Now in its 13th year, Caloundra Music Festival remains committed to achieving its vision of environmental sustainability, introducing new initiatives and encouraging all festival-goers, artists and crew to play their part.

In 2013, Caloundra Music Festival set out to be the first Australian festival to eliminate the single-use plastic water bottle. The festival introduced the #BYOBottle campaign and has had overwhelming success with the initiative.”

At Outside Lands, Not a Plastic Bottle or Straw in Sight

As the crowds milled throughout Outside Lands on the festival’s first day, the grass was trampled, but not untidy.

San Francisco’s largest summer music festival is making a push for a greener festival, with plans to eliminate nearly all plastic water bottles and straws, and offer reusable cups for beer and wine.

The effort coincides with the city and state’s recent war on plastics. Last month, local officials enacted a ban on the sale and distribution of plastic straws and other plastic dining items, following similar ordinances in Alameda, Berkeley and Oakland in recent years. Other regulations are still rolling out. Starting next year, the San Francisco Department of the Environment will require organizers of events on city property with more than 100 people make reusable cups available to at least 10% of attendees.

You Can’t Bring Water Into Lollapalooza Any More, But It’s Never Been Easier to Refill That Empty Bottle

Filling a water bottle at a water station
Filling a water bottle at a water station

“A festival goer gets a water container filled at Lollapalooza Thursday, August 1, 2019, in Chicago. (Erin Hooley / Chicago Tribune)

Some things about Lollapalooza never change: the crowds, the snaking lines for beer and hot dogs, the music pumping from all corners. But regular Lolla attendees have noticed at least one change this year. It’s never been easier to fill a water bottle, and never more encouraged; “Hydration Stations” line the park, blue-colored booths staffed with volunteers and ambassadors from Love Hope Strength, who man stations in three different shifts and promote registration for their bone marrow database.

This year, according to Farid Mosher, senior crowd services manager of C3 Presents, Lollapalooza’s sustainability efforts were placed in the spotlight. The goal was to improve hydration in order to reduce single-use water bottles and focus on “what we can do to keep our fans hydrated and focused on the experience, which is the music.”

There are 32 hydration units overall, each with four spouts. The units, which were increased by 20 percent this year, are in six separate locations throughout the park (including the field surrounding the T-Mobile stage and adjacent to Buckingham Fountain).

New this year is the fact that there are two separate “super stations,” each with 12 units, amounting to 48 total faucets on all sides of the booth. One is near the Perry’s stage, which, according to Mosher, was a strategic choice.

“People congregate in certain areas, and it sounds like with Perry’s specifically, we have a lot of people who need that,” Mosher laughed, referring to the stage’s size and rambunctious nature.”

Q&A with Rebecca Prince-Ruiz, Founder of Plastic Free July

Rebecca Prince-Ruiz, Founder and Executive Director of the Plastic Free Foundation, a nonprofit organization that organizes the annual Plastic Free July challenge, has more than twenty-five years’ experience in the world of environmental and waste management, community engagement, and sustainability behaviour change. In 2011, Prince-Ruiz started the Plastic Free July Challenge, where, what started as a grassroots campaign with a handful of participants in Western Australia has now grown to millions of people across 170 countries taking up the challenge to refuse single-use plastic every year.

What motivated you to start the Plastic Free July challenge? 

It really started with the challenge but I’ve always been mindful of how the changes on land have an impact on our waterways. I lived on a farm when I was younger, where we had to lose the farm when I was eight. This small farm was in Southwestern Australia, where we cleared natural brush. As the clearing happened, salt rose to the surface and there had to be clearing bans. I was so devastated, because we loved our farm and didn’t want to move.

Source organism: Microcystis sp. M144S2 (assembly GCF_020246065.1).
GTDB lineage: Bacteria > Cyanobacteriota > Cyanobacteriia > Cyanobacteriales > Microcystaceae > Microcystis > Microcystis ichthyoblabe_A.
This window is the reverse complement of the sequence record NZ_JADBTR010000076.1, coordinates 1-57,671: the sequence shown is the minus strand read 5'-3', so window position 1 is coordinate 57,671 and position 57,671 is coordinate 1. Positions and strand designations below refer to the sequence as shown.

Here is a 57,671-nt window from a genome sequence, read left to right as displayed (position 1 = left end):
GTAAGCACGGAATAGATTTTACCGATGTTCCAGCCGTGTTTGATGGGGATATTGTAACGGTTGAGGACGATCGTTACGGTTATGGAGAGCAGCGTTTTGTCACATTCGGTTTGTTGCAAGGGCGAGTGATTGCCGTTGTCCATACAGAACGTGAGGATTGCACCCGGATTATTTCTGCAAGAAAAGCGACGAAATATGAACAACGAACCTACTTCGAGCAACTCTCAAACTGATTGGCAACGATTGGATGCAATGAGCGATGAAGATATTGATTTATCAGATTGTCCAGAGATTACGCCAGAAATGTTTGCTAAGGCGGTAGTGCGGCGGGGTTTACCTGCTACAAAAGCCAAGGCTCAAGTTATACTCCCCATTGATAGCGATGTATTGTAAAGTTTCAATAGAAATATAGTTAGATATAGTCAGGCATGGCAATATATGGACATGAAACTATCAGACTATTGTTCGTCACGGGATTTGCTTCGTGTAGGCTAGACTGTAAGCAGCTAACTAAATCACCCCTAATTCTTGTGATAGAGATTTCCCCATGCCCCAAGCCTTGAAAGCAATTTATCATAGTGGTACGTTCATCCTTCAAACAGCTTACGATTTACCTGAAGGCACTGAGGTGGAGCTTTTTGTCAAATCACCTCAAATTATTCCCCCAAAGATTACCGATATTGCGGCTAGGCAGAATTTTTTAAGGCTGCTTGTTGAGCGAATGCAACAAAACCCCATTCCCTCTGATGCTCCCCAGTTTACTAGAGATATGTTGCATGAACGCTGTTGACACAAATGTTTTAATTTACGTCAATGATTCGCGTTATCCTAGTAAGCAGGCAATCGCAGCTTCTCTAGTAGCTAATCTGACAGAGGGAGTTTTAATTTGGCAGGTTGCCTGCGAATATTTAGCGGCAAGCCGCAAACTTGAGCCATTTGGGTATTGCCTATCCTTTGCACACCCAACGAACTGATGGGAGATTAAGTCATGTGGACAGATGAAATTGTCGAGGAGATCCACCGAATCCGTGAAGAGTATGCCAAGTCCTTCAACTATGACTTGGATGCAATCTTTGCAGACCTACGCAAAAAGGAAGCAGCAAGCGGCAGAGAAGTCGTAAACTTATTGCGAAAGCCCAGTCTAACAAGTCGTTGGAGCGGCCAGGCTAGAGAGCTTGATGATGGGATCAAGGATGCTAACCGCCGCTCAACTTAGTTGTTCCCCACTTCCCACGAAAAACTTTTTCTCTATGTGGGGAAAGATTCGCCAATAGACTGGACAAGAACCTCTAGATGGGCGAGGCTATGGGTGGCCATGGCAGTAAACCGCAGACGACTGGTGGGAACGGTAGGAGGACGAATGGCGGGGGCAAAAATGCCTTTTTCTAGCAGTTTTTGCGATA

Seeing the amount of plastic that exists really spurred me to start the challenge. When I visited a recycling facility and saw the volume of waste we produce, and understood the complex process of what happens to our waste once we throw it away, it made me realize that I wasn’t doing the planet a favor by filling up the recycling bin.

Tips to reduce your environmental footprint as a touring musician

“Touring musicians spend a lot of time eating in transit; servo pies, countless cups of coffee, a big mac here and there. The van floor ends up littered with chip packets and plastic water bottles after a few days. It’s gross and inescapable – or is it?

Green Music Australia are an organisation committed to making environmental change in the music industry. Their #BYOBottle campaign aims to end the use of single-use plastic water bottles, instead encouraging bands and punters to choose re-usable bottles instead.

Eliza Klatt, lovely frontlady of Eliza & The Delusionals, has just become a #BYOBottle ambassador. She joins Missy Higgins, Birds of Tokyo, Luca Brasi and many more in the fight against preventable pollution in Australia.”

Theatres Join Battle to Beat Single-use Plastic

The War Memorial Theatre in Gisborne is the first venue in New Zealand to sign up to a global initiative — BYOBottle.

Gisborne District Council has joined the international BYOBottle campaign in a commitment to reduce single-use plastic in its theatres.

The campaign engages performing artists, venues, event organisers and fans to reduce plastic waste in the entertainment industry by promoting reusable water bottles and water refill stations at events.

When attending events at the War Memorial Theatre, and the soon-to-be reopened Lawson Field Theatre, patrons and performers are encouraged to bring their own water bottle.

The Lost Lands Refill Revolution!

The Lost Lands festival is widely regarded as a leader in environmental sustainability, cultivating creativity and music in a family-oriented space. In 2018, the festival took a green leap forward; eliminating all fossil fuel-based single-use plastic products on the site, including food-ware, cups and water bottles. A combination of reusable and compostable solutions were introduced both back and front of house, with the assistance of Green Music Australia. Other key sustainability initiatives included installing high quality water stations throughout the site, and implementing recycling measures for staff and punters to ensure they left no trace.